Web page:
Why are people quitting?   A recent McKinsey report highlighted that it wasn’t always the promise of a higher salary that lures people away. Instead, the things employees were looking for were: feeling valued by either the organization or by their immediate managers, a sense of belonging, and a flexible work schedule. In essence, employees were far more likely to prioritize relational factors, whereas employers were more likely to focus on transactional ones   The past two years have certainly taken their toll on security teams from the CISO down, and people are a little burnt out and stressed. SOC teams are on the front line of a company’s defenses against cyberattacks – alert fatigue is real.  What to do: Work with your people team on an employee support plan, schedule regular check-ins with team members, and explore technological solutions like – full disclosure, it’s what we use here at Tessian.
Highlight team achievements   SOC team members have a thirst for knowledge – they have to reply to an attack quickly in a high-pressure situation. If they feel they haven’t got the support and encouragement they need, both managerially and technologically, they’ll walk. After all, it can be particularly demoralizing to devote eight hours a day to defending an organization when that defense is neither valued and acknowledged nor resourced sufficiently.    What to do: As the company’s security leader, you have to beat the drum for your team’s work and show the value that it brings to the company. Remember, IBM’s ‘Cost of a Data Breach’ report tells us the average cost of a breach is $4.24 million. Communicate that, whether it’s at the all-hands or a poster in the restrooms.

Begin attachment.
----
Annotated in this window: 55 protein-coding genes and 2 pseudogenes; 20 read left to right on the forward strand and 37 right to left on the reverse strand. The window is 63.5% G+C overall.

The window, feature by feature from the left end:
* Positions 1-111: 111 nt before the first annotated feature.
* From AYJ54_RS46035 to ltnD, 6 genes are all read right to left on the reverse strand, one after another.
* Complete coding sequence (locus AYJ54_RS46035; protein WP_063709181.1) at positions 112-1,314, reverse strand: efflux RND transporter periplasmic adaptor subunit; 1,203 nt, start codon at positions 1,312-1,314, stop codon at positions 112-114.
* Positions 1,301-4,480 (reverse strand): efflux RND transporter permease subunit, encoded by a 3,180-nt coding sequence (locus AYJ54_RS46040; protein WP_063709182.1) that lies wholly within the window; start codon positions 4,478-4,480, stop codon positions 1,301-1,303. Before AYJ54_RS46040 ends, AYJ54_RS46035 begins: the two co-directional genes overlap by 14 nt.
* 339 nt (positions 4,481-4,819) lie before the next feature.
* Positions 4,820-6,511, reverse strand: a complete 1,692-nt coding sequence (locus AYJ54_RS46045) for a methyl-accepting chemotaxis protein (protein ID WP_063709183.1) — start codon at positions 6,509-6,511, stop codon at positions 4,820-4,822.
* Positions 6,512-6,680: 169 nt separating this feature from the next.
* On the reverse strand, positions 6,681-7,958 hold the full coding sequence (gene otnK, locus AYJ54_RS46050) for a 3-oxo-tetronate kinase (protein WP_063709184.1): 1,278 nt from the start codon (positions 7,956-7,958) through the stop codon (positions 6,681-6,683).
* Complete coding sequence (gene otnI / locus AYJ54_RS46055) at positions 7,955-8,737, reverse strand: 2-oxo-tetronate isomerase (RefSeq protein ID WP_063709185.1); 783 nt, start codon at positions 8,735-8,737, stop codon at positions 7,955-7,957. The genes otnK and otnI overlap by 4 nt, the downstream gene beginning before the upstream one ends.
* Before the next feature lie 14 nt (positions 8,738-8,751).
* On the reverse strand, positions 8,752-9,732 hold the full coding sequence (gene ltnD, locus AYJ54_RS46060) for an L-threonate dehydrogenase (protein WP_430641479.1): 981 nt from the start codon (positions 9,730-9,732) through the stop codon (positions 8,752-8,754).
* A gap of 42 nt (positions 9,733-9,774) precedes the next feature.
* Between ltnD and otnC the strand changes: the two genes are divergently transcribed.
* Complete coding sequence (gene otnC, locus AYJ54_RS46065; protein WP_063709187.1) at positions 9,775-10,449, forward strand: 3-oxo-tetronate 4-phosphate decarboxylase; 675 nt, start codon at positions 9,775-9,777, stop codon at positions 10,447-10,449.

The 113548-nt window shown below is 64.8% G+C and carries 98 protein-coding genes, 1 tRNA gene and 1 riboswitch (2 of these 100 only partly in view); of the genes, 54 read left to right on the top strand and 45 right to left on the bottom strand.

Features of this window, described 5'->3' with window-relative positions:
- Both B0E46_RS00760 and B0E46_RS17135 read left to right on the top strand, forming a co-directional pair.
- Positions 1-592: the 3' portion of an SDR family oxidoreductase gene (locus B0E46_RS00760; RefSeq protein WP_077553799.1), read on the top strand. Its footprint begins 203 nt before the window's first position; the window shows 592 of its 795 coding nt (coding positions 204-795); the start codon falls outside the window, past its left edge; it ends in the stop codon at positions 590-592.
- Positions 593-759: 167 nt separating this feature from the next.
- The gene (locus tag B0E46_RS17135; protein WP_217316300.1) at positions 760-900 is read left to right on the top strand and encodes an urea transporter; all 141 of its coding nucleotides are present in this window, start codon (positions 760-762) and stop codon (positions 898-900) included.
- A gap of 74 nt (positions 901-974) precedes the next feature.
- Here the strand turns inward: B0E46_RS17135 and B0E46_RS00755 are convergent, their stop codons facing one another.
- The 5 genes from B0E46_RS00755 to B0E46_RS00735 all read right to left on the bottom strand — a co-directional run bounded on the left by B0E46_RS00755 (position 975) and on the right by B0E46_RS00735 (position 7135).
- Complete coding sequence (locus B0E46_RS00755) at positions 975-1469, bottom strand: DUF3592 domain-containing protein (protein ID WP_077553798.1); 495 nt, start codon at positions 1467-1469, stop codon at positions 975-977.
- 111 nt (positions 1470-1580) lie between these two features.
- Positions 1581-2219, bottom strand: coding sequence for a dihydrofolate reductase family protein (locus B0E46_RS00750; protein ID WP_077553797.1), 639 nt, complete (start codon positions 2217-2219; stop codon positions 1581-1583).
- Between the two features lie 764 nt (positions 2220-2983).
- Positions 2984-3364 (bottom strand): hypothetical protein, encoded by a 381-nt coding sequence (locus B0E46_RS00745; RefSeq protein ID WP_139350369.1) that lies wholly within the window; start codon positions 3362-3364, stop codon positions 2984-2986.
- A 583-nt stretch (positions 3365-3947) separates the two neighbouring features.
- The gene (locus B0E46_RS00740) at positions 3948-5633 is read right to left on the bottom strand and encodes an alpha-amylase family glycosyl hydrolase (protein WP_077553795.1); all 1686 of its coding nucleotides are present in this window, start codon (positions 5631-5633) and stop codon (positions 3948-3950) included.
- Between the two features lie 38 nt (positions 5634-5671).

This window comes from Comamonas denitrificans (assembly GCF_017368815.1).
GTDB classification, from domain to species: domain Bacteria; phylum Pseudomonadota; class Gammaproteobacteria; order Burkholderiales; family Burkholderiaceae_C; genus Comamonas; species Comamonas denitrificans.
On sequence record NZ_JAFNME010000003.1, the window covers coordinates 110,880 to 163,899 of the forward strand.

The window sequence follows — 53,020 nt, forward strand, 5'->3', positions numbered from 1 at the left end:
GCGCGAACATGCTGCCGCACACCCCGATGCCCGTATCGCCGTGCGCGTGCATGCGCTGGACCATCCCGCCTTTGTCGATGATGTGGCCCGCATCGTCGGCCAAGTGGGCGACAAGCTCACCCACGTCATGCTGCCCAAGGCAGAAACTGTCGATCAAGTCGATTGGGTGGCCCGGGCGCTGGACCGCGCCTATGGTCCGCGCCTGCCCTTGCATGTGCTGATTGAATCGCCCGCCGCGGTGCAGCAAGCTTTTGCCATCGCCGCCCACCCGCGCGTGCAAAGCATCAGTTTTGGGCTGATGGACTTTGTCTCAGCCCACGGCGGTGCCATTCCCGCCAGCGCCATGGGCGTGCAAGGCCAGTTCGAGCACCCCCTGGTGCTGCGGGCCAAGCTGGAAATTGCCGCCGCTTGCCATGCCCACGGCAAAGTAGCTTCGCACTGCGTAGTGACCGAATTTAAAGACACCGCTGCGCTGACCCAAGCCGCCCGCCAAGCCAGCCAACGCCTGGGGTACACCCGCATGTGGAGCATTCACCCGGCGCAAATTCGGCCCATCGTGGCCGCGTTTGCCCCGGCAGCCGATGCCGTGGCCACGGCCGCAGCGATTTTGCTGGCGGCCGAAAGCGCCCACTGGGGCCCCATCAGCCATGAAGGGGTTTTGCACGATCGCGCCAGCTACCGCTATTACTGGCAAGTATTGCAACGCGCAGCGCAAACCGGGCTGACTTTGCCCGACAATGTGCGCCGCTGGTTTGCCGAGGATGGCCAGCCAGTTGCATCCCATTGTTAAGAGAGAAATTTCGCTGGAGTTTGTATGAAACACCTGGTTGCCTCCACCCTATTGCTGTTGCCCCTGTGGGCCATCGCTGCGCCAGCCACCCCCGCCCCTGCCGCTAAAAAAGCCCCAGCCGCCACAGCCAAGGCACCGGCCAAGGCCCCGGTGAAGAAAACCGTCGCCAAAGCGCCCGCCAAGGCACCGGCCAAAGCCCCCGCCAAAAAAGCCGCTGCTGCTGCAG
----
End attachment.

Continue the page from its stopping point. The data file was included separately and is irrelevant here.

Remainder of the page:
Automate and augment the mundane The IBM Pollyanna Principle states ‘machines should work; people should think’. That means you should review your security automation and response (SOAR) set-up periodically and see what can be automated. Things that automate well are repeatable manual tasks, threat investigations, triage of false positives, and creating reports. This Microsoft blog has some great tips on what security tasks and objectives you should automate, and why. After all, if attackers are automating many of their processes for increased efficiency, so should you.  What to do: Automating the everyday tasks from reporting to rooting out false positives will help you and your team concentrate on the critical issues. Be realistic about what automation is capable of. With that expectation, focus on areas where augmentation can help the team make faster and better decisions. That’s the winning formula.
Reward growth   As Mike Privette said in our podcast, security is the one corporate function that should always be growing. As we explored in this article, one of the key factors in building out a security team is that people must have confidence that they can grow and gain value by staying within the organization. So as well as increasing the team in terms of overall size, prioritize elevating existing team members into more senior roles.   What to do: Have a clear understanding of individuals’ potential career progression within the organization. Work with your People team on highlighting future opportunities and creating growth plans for 6-12 months down the line.  
Make time for training, learning and development   As well as promotions and increased responsibilities for some team members, training across the team keeps everyone united and aligned. Training in conjunction with things like automation is most effective when you’re looking to change behaviors, such as decreased response times or triaging.   For the fifth straight year, the ISSA and EGA Cyber security survey reveals that 59% of cybersecurity professionals agree that while they try to keep up with cybersecurity skills development, job requirements often get in the way. As the survey notes, ‘This training gap is quietly increasing cyber risks at your organization’   What to do: designate a baseline metric to improve upon, and design a training program that is focused, flexible, and able to meet that metric. If training lacks an objective and feels like a chore, people will treat it as a chore.    Finally, if people are dead set on leaving, the only thing you can do is wish them all the best. Infosec is a small world and chances are your paths might cross again.